by George Marsden. Oxford University Press.
Instead of “Outrageous Idea of Christian Scholarship,” we can name it the “Unstable idea of a halfway-covenant going by the name of Christian scholarship.”
A key argument: Here is the problem. Secularists object to Christians in the academy because the latter claim access to knowledge (special revelation) that others do not have, so they can’t do real science. Marsden counters that Christian beliefs function as “background beliefs.” They are not used as evidence for one’s views. Christians would look to other beliefs “that we share with persons from differing ideological camps so that we could agree on common grounds” (50). So what is the point of even having religious beliefs in the academy? They function as “control beliefs” (ala Wolterstorff) which filter which beliefs we are allowed to entertain.
Marsden then borrows an idea from Newman, which was later echoed by Dooyeweerd: the tendency in the modern academy is for each discipline to absolutize its own claims at the expense of each other. What the disciplines used to do to Christianity they now do to each other. The solution is to see the disciplines as integrally connected. This, of course, is a specifically theological claim.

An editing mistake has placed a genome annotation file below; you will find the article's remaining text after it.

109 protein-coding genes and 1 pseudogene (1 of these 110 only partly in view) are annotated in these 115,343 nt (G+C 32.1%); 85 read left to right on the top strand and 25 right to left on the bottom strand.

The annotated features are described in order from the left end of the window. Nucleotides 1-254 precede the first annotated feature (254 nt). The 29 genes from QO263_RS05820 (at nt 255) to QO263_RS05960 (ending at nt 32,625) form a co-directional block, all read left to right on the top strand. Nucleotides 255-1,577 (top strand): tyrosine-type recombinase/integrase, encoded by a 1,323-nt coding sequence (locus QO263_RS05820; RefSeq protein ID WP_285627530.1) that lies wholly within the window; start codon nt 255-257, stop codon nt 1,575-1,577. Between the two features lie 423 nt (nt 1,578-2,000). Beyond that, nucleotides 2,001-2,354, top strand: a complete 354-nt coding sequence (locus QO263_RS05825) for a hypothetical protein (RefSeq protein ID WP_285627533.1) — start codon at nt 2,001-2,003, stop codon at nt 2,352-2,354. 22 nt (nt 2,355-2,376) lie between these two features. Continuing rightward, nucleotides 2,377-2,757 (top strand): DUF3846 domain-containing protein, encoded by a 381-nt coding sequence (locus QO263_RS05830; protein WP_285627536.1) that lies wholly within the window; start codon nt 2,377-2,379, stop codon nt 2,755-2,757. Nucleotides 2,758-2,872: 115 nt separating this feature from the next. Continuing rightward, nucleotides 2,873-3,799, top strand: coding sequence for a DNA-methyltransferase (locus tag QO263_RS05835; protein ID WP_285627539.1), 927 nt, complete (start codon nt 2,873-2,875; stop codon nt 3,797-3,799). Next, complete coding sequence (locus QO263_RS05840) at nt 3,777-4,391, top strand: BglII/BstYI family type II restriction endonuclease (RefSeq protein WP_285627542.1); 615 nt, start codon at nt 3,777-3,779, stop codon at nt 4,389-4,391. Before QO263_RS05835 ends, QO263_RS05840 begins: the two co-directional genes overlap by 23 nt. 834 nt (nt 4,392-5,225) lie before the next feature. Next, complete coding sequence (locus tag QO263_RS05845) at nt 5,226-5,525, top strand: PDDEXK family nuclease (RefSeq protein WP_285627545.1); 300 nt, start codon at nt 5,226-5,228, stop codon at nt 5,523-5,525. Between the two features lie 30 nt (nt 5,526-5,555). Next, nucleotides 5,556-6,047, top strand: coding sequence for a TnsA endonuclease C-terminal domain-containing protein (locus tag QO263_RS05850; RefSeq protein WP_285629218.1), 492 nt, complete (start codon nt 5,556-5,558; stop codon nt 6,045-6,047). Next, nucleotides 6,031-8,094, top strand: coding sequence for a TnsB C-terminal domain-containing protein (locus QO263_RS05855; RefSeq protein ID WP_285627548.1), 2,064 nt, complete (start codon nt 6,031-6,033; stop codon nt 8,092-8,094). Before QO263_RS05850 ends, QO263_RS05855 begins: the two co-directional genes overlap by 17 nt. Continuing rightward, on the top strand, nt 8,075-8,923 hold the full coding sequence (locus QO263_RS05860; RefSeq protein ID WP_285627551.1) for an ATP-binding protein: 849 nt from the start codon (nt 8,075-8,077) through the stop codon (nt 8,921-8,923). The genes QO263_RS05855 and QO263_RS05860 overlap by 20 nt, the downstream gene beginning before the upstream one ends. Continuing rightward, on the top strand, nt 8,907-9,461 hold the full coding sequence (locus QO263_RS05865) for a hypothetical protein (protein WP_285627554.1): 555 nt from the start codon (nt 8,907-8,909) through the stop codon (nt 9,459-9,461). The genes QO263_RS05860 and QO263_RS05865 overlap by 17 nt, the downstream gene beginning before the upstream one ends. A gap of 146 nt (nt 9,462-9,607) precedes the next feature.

A Concluding Analysis
The book is refreshing and in many ways nostalgic for me as a reader. I cut my teeth on Marsden when I was in college, especially as I dealt with the pressure from covenant-breakers (at an ostensibly Christian college, no less). There are a few fine chapters and an interesting appendix. Still, I think Marsden either doesn’t see (or more likely couldn’t imagine, as this book was written decades ago) the true nature of the Left towards Christians in the public sphere.
One good Christian argument for Christians in the Academy is that Christians can account for the unity and stability of the “self.” Postmodernism has denied the reality of the unified self. This allows Facebook (and the state of California) to believe in 58 genders. Strangely enough, it is these people who accuse Christians of rejecting science!
I return to my opening sentence: the book is a halfway covenant with the secular academy. It wants a place at the table. I’m not sure why he thinks secularists will play along. Which is why I think the whole idea is unstable. Mind you, I believe Christians should be in the academy. But we are living in what Van Til called the “later time of common grace.” The lines are getting sharper and the corners more hard-edged (to quote CS Lewis). Neither side is going to rest content with compromise.